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Last week we started the strategic process of how to approach non-linear
innovation (Box three). Click here to check out
the previous editions.
In this edition I want to backtrack slightly to the guidance I published on how
educational organisations can implement short-term steps to set the foundations
of AI innovation. I will explain these seven steps and sign-post to resources
and/or give practical tips.
In this edition you will also find:
- My summary and thoughts on the new Russell Group Principles on The Use
A video tutorial on how to generate AI images with your face in them
(see my pic below)!
- The latest AI tools for educators at aieducator.tools
This week I'm looking forward to speaking about AI at:
- The BLC Summer Conference in Worcester, UK (Sold Out)
- Global STEM Leadership Alliance Summit in Orlando, Florida
Have a great week and thank you for reading.
If you need me I'm at [email protected].
Dan Fitzpatrick - The AI Educator ✌️
🪜 7 Steps for the New Academic Year
Here are 7 strategic steps any educational organisation can begin to impement
in the new academic year.
These steps are designed to be put in place over the next 12 months to build a
foundation for non-linear innovation with AI in the years to come.
I have included some resources and/or tips to guide you in the right direction.
1. AI Literacy for Learners
Using AI as a tool in the classroom will give students an advantage in the
By teaching students how AI works, its limitations, and its potential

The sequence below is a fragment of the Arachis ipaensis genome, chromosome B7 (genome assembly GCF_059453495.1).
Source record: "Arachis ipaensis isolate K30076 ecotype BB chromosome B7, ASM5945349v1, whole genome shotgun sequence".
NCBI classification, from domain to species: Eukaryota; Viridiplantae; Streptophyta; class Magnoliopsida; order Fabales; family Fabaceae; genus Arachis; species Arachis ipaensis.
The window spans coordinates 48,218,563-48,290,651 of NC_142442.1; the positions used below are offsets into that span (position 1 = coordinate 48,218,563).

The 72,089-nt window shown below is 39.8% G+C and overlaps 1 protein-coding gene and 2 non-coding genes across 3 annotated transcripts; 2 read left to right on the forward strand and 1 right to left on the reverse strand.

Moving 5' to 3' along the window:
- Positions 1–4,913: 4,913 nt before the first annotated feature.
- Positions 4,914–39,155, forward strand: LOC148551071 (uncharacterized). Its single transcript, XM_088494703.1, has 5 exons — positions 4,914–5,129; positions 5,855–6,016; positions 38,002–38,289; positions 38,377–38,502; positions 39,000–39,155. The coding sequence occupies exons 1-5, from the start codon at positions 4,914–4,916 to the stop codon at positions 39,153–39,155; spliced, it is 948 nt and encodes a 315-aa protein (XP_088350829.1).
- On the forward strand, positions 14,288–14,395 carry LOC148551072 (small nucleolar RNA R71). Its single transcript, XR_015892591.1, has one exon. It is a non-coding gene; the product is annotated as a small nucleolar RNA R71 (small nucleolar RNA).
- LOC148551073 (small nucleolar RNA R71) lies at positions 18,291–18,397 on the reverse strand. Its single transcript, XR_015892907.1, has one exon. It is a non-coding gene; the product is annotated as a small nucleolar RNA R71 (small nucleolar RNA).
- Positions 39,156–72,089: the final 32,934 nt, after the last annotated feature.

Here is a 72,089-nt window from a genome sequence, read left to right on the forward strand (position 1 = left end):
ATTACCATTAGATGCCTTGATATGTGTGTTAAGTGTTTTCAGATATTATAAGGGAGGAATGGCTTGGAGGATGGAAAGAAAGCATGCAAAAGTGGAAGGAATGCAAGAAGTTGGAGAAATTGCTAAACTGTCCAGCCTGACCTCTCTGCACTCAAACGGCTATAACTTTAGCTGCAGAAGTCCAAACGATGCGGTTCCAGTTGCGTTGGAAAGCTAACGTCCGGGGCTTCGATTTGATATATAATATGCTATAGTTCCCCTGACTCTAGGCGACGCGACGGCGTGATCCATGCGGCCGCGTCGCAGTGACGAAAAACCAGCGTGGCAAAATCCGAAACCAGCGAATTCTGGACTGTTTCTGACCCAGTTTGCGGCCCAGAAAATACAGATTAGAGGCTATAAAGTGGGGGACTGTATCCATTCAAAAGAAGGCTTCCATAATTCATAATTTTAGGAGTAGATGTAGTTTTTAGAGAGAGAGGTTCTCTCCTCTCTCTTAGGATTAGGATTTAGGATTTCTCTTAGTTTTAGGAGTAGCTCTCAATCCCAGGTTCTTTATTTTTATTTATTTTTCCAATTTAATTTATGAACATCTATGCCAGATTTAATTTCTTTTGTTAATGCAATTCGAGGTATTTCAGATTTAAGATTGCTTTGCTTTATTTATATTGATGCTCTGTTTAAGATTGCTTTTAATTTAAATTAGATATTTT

applications, they can be better prepared for the jobs of the future. This will
also help students understand the ethical and societal implications of AI,
which is a crucial aspect of digital literacy in the 21st century.
Where do we get an AI curriculum from?
I have some exciting news. In September StudyHall.ai, a
phenomenal AI platform for education, is releasing an AI curriculum that
infuses AI in the learning process.
2. Staff Professional Development
Professional development in Artificial Intelligence (AI) is critical for
Generative AI has the ability to very quickly save teachers time, optimise
their workload and help them be more efficient. This new technology is also
being used by students, so knowledge of how it works is vital for educators. It
is also likely that this technology will disrupt traditional schooling and
therefore the teaching profession.
Educators must understand how to ethically leverage AI's capabilities.
There are many ways that teachers and educational leaders can raise their
awareness and upskill. My own introduction
course is very popular with teachers around the world and I spend
a lot of my time doing in-person and virtual PD in schools,
colleges and universities.
The AI Classroom bestselling
book is designed for teachers and leaders to get started with AI
and start to strategise in their organisation for the future of education.
3. EdTech Relationships
Every educational organisation purchases digital products and services.
In The AI Classroom I wrote a chapter on the values of a leader in the AI
Revolution. The key value is collaboration. Isolated we have limited resources
but together we can command a purposeful direction for AI in education.
One of the ways we can collaborate is with the edtech companies who provide our
services. Here’s some ideas:
- Ask them how they are implementing AI into their products
- Offer them advice on how it would work best for you
- Research other edtech companies who are pushing the boundaries.
4. IT Services Professional Development
Your IT services team need to be clued up on this. They have a responsibility
for cyber security and for helping educators be safe when innovating.
Here are some articles and courses that can help them start to build their
knowledge, if they don’t already have it:
5. Data Protection Capability